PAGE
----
Uriel Lynn, president of the Federation of Israeli Chambers of Commerce, decried Prime Minister Binyamin Netanyahu as a “socialist” during an interview with The Jerusalem Post on Thursday.
“The one who’s led the extremist socialism, more than any other person, is Netanyahu. Netanyahu the capitalist, since he’s been the prime minister, has led the country to extremist socialism,” the 77-year-old former Likud MK told the Post at his Tel Aviv office, under the watchful eye of a wall of photos featuring him with politicians of every stripe.
To be clear, Lynn does not believe that Netanyahu does not understand what is good for the business sector, whose interests are the purview of Lynn’s organization. He simply believes that the prime minister sold them out to build his political coalition with the real enemy: the Histadrut- tied Labor party.
“When Netanyahu was a finance minister, he worked with us very closely. He was a good finance minister. He built the correct principals and led to the growth of the business sector. The second he became the prime minister, and he put coalition considerations as the central issue, he caused us to become the most socialist nation in the world, a nation that has almost no rights for employers,” Lynn said.
“The best cooperation [Labor leader] Shelly Yacimovich got from laws she initiated was from the Likud party. The Likud built Shelly Yacimovich. The Likud gave her more support than anyone else.”
For Lynn, workers’ rights are not the enemy of business.
His organization, he says, pushed for a NIS 5,000 shekel minimum wage, but failed to garner support.
“The amount that they raised the minimum was insulting,” he said, lamenting that minimum wage earners are the hardest hit by so many of the country’s economic problems.
Environmental laws and fair regulation, like employees’ rights, are all well and good, he said, but within reason.
“We are not against workers’ rights. We support improving workers’ conditions. But we are against infringing employers’ rights. There’s a very big difference between the two.”
The six trends he said that he finds most disturbing are: the National Labor Court chipping away at contractual rights; increasingly substantial red tape; high costs resulting from state-owned monopolies (such as the Israel Electric Corporation and the Ports and Railways Authority); criminalizing business management practices; high taxation; and a proliferation of labor laws.
“The Knesset and the National Labor Court are ruining the business sector,” Lynn said.
“When they legislate against the business sector, they see in front of their eyes big companies.
But the business sector isn’t just the big companies,” he noted.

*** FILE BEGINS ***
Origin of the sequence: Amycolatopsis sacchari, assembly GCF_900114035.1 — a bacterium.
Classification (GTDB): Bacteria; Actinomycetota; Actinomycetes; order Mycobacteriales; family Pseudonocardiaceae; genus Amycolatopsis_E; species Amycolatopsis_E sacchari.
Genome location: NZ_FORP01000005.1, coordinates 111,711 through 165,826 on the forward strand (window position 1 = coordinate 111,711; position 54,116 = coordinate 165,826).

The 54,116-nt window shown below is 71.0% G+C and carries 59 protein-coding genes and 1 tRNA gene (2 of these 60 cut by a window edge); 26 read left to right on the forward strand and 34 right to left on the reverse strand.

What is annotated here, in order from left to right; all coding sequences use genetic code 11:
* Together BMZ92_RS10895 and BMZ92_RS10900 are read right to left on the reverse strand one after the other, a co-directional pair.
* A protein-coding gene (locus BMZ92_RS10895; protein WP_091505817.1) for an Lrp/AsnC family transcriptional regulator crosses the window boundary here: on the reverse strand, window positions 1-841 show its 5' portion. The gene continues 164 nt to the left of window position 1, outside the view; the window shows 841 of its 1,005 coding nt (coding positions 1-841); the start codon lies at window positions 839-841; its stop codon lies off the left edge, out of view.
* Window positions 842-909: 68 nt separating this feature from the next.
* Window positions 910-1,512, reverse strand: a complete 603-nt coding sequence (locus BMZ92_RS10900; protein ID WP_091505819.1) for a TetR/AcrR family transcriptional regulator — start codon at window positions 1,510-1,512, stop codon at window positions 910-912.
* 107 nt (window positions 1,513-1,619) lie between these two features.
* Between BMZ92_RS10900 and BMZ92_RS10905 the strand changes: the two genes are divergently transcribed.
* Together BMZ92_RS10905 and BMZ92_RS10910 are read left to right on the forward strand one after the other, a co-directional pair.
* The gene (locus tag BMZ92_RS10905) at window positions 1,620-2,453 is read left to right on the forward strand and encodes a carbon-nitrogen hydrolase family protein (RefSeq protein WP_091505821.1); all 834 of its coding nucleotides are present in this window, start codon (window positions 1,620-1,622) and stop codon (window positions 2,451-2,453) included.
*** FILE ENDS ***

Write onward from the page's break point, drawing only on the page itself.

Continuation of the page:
According to Lynn’s figures, Israel is home to 480,000 businesses, among which 450,000 are small or medium-sided business. The extra responsibilities, taxes, regulations, red tape and bureaucracy heaped up on giant corporations, which usually have the resources to overcome them, often end up crushing the smaller businesses.
“Everything you do against the business sector is against the small ones too. The burden on them is much greater.”
Ironically, that just ends up increasing market concentration, thereby making the big, powerful companies bigger and more powerful, Lynn explained..
“You need to allow fair competition in the economy, no question,” he said, adding, “The concentration in the private sector isn’t nearly as dangerous as the concentration in the public-government sector.”
The ports, the electricity and water utility and local authorities, Lynn said, “threaten the public and economy more than concentration of the private sector.”
Even though the FICC does not, in theory, endorse political parties or candidates, Lynn has no compunction saying which parties he believes are most supportive of his pro-business agenda.
“Today Yair Lapid’s party [Yesh Atid], [Naftali] Bennett’s party [Bayit Yehudi], the party Israel Beytenu—not the Likud Beytenu—and Likud theoretically supports it. But while they supported it theoretically, they did exactly the opposite.”
When asked about Tzipi Livni, whose economic platform is similar to Lapid’s, Lynn dismisses her with a wave of his hand.
“Livni wasted all the political capital she had,” he said, excoriating the former Kadima leader for her failure to put together a coalition after her party won the most seats in the last election, and clearing the way for the Likud-Labor coalition he so disdained.
“Livni I judge by her past. Although she’s a talented lady, politically she was an abject failure,” Lynn stated, adding that “in Israel, the opposition has very limited opportunity to contribute.”